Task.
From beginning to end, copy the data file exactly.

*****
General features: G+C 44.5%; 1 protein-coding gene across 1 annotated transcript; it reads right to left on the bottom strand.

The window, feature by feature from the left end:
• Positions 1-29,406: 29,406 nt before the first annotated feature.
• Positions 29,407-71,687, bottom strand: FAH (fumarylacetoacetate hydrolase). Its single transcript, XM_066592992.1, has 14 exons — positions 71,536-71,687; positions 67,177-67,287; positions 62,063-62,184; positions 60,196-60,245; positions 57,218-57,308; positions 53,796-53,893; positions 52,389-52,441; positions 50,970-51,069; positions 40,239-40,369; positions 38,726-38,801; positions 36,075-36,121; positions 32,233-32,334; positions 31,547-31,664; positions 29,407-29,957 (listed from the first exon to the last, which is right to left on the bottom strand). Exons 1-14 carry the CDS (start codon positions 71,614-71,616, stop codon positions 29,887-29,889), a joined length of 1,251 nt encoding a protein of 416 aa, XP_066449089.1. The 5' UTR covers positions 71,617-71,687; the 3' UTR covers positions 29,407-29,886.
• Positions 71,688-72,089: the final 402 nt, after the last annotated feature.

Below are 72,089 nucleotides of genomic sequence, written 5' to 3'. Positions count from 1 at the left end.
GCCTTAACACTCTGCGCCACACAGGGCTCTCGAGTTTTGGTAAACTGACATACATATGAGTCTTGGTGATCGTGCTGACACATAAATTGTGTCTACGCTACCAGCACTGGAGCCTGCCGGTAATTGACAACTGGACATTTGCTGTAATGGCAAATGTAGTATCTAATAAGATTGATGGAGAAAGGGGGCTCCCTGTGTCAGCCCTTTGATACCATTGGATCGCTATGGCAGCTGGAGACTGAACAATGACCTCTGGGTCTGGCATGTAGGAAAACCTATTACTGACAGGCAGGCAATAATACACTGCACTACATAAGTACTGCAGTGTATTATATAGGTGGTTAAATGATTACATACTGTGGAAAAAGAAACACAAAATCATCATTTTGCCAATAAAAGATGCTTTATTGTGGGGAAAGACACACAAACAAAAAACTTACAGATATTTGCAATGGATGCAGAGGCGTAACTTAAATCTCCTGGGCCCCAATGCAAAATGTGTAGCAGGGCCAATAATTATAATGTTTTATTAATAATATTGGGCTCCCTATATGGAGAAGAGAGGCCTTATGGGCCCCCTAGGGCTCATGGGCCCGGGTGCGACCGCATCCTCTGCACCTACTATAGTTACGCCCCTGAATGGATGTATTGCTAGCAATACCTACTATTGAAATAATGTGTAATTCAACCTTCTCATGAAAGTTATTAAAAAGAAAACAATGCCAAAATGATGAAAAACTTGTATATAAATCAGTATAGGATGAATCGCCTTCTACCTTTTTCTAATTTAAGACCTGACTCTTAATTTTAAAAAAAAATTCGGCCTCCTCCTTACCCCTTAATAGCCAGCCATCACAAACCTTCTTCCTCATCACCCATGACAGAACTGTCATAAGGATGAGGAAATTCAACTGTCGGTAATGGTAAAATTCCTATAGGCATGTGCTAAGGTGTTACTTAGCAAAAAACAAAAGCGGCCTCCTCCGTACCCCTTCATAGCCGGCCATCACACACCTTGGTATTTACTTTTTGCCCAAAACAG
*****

General features: G+C 44.5%; 1 protein-coding gene across 1 annotated transcript; it reads right to left on the bottom strand.

The window, feature by feature from the left end:
• Positions 1-29,406: 29,406 nt before the first annotated feature.
• Positions 29,407-71,687, bottom strand: FAH (fumarylacetoacetate hydrolase). Its single transcript, XM_066592992.1, has 14 exons — positions 71,536-71,687; positions 67,177-67,287; positions 62,063-62,184; positions 60,196-60,245; positions 57,218-57,308; positions 53,796-53,893; positions 52,389-52,441; positions 50,970-51,069; positions 40,239-40,369; positions 38,726-38,801; positions 36,075-36,121; positions 32,233-32,334; positions 31,547-31,664; positions 29,407-29,957 (listed from the first exon to the last, which is right to left on the bottom strand). Exons 1-14 carry the CDS (start codon positions 71,614-71,616, stop codon positions 29,887-29,889), a joined length of 1,251 nt encoding a protein of 416 aa, XP_066449089.1. The 5' UTR covers positions 71,617-71,687; the 3' UTR covers positions 29,407-29,886.
• Positions 71,688-72,089: the final 402 nt, after the last annotated feature.

Below are 72,089 nucleotides of genomic sequence, written 5' to 3'. Positions count from 1 at the left end.
GCCTTAACACTCTGCGCCACACAGGGCTCTCGAGTTTTGGTAAACTGACATACATATGAGTCTTGGTGATCGTGCTGACACATAAATTGTGTCTACGCTACCAGCACTGGAGCCTGCCGGTAATTGACAACTGGACATTTGCTGTAATGGCAAATGTAGTATCTAATAAGATTGATGGAGAAAGGGGGCTCCCTGTGTCAGCCCTTTGATACCATTGGATCGCTATGGCAGCTGGAGACTGAACAATGACCTCTGGGTCTGGCATGTAGGAAAACCTATTACTGACAGGCAGGCAATAATACACTGCACTACATAAGTACTGCAGTGTATTATATAGGTGGTTAAATGATTACATACTGTGGAAAAAGAAACACAAAATCATCATTTTGCCAATAAAAGATGCTTTATTGTGGGGAAAGACACACAAACAAAAAACTTACAGATATTTGCAATGGATGCAGAGGCGTAACTTAAATCTCCTGGGCCCCAATGCAAAATGTGTAGCAGGGCCAATAATTATAATGTTTTATTAATAATATTGGGCTCCCTATATGGAGAAGAGAGGCCTTATGGGCCCCCTAGGGCTCATGGGCCCGGGTGCGACCGCATCCTCTGCACCTACTATAGTTACGCCCCTGAATGGATGTATTGCTAGCAATACCTACTATTGAAATAATGTGTAATTCAACCTTCTCATGAAAGTTATTAAAAAGAAAACAATGCCAAAATGATGAAAAACTTGTATATAAATCAGTATAGGATGAATCGCCTTCTACCTTTTTCTAATTTAAGACCTGACTCTTAATTTTAAAAAAAAATTCGGCCTCCTCCTTACCCCTTAATAGCCAGCCATCACAAACCTTCTTCCTCATCACCCATGACAGAACTGTCATAAGGATGAGGAAATTCAACTGTCGGTAATGGTAAAATTCCTATAGGCATGTGCTAAGGTGTTACTTAGCAAAAAACAAAAGCGGCCTCCTCCGTACCCCTTCATAGCCGGCCATCACACACCTTGGTATTTACTTTTTGCCCAAAACAG